SNP ministers have finally found a new example to demonstrate the economic riches that will flow to Scotland if it backs independence next year: a boom in diplomats.
In Parliament last week, External Affairs Minister Humza Yousaf (below) declared: “We expect that, with independence, we will see a significant expansion in the number of diplomatic missions and the scale of diplomatic representation in Scotland. The benefit to the Scottish economy of the creation of those additional jobs is likely to be incredibly significant.”
And that’s not even counting the similarly massive up-tick in the sales of Ferrero Rocher in Scottish stores.
Woah, we’re not going to Barbados
Patrick Mercer MP is counting the cost of a newspaper sting that saw him offer to lobby on behalf of Fiji.
Getting other MPs to join a new all-party group on Fiji shouldn’t be too difficult, he told the undercover reporters, as who wouldn’t want a nice freebie trip to the South Seas? Plenty, it appears.
However, in Scotland, it appears our own MSPs are more immune to such temptations. An enticing sounding cross-party group on the Caribbean has just three members.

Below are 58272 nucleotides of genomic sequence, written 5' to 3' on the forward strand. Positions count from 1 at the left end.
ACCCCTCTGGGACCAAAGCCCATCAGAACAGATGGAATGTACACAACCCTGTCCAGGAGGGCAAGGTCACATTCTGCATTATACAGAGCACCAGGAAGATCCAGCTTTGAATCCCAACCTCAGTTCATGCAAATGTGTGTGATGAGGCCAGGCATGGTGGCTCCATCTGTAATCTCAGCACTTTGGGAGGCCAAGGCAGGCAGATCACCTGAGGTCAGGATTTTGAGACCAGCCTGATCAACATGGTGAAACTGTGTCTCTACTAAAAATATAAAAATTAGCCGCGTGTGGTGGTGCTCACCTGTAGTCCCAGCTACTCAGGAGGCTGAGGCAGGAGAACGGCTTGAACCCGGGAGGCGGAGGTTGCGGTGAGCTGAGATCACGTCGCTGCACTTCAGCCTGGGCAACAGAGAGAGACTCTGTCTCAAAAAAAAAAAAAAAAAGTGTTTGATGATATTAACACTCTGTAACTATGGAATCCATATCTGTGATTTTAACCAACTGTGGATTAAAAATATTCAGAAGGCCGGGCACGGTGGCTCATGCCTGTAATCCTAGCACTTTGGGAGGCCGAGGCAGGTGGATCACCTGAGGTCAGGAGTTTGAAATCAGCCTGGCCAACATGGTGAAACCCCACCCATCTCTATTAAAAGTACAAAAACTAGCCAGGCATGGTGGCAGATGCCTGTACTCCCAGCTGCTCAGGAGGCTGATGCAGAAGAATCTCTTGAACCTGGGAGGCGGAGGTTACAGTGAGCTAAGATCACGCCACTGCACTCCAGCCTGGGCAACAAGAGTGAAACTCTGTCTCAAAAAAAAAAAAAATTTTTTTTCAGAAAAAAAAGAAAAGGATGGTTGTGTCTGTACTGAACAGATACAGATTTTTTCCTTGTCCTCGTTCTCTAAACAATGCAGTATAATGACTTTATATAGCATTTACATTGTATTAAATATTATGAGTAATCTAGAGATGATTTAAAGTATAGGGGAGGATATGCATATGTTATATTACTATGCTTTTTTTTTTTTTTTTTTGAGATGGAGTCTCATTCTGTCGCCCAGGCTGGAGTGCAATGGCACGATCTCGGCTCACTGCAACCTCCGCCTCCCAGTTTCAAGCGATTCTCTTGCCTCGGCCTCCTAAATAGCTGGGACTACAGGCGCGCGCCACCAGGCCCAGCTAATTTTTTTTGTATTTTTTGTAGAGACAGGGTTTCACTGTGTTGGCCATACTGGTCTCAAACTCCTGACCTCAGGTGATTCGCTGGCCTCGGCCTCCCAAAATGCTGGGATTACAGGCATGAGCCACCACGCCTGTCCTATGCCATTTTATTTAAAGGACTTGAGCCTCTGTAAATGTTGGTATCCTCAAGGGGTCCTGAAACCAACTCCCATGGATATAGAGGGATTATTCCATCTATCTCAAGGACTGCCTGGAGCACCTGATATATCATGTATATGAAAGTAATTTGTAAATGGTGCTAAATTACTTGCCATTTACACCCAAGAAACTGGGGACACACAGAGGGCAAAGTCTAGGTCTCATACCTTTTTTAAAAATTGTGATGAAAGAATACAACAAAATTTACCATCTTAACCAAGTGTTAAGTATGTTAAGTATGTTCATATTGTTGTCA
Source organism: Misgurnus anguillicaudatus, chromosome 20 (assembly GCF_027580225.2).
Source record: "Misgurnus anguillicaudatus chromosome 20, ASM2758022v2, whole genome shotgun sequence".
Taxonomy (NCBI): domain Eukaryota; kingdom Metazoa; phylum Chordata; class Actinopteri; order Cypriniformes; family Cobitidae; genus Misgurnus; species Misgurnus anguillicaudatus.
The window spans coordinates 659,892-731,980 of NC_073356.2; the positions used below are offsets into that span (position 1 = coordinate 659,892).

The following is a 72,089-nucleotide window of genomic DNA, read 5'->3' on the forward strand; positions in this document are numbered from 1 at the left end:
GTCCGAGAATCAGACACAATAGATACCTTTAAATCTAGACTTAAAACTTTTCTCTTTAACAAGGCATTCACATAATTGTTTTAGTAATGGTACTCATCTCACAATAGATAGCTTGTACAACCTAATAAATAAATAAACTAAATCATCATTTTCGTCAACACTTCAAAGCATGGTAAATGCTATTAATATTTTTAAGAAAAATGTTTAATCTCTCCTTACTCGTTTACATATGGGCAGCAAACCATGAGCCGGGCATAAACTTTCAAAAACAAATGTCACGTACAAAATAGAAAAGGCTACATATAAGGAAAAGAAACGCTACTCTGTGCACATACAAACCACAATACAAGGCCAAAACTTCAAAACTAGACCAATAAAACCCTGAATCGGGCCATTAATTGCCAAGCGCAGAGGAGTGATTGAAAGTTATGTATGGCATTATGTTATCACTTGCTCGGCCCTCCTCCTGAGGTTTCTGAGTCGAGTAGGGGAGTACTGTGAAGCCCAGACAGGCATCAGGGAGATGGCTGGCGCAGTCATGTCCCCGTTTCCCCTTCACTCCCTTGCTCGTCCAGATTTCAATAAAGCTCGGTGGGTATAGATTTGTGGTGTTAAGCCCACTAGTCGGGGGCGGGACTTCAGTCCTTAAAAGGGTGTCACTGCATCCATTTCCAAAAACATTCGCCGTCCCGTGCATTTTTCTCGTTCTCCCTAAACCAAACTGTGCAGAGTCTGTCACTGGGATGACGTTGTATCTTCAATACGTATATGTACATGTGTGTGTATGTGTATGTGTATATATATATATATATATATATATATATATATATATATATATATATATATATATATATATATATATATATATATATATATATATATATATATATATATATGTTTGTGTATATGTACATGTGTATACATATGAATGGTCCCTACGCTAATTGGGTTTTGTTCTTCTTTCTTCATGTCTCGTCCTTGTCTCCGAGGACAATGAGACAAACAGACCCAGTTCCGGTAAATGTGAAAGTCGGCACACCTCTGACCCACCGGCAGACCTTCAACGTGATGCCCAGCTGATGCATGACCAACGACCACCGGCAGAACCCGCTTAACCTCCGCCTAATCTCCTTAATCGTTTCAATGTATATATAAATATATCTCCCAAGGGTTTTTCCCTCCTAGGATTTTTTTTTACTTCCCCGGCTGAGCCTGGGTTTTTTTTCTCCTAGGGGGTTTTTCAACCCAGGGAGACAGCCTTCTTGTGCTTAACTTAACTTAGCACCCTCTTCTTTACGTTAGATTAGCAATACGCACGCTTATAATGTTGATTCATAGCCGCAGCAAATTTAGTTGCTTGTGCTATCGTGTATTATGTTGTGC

Grahame bugged by Holyrood pest problem
The big political story of the week was undoubtedly Christine Grahame’s bid to employ a cat to be Holyrood’s chief mouser.
As the parliamentary authorities mull over her proposal to get a moggy to rid the Scottish Parliament of their mice, Grahame (below) has now been asked if she can do anything about “the giant spiders in the basement”.
That particular mission, however, is a creepy crawlie too far.
“That problem is not mine,” the SNP MSP said. “If only the mice would eat the spiders.”
Wee sleekit, cow’rin political beasties
The bid for a Holyrood cat was launched after a sighting of three mice outside the ladies’ loos near the parliament bar last week.
Despite the press coverage of the proposal, the mice continue with their brazen antics.
The Scottish Political Editor of the BBC Brian Taylor is the latest user of the bar to have a drink in the company of the rodents.
“It was all right though,” Taylor said. “There were only town mice. If there had been great big field mice that would have been a different matter entirely.”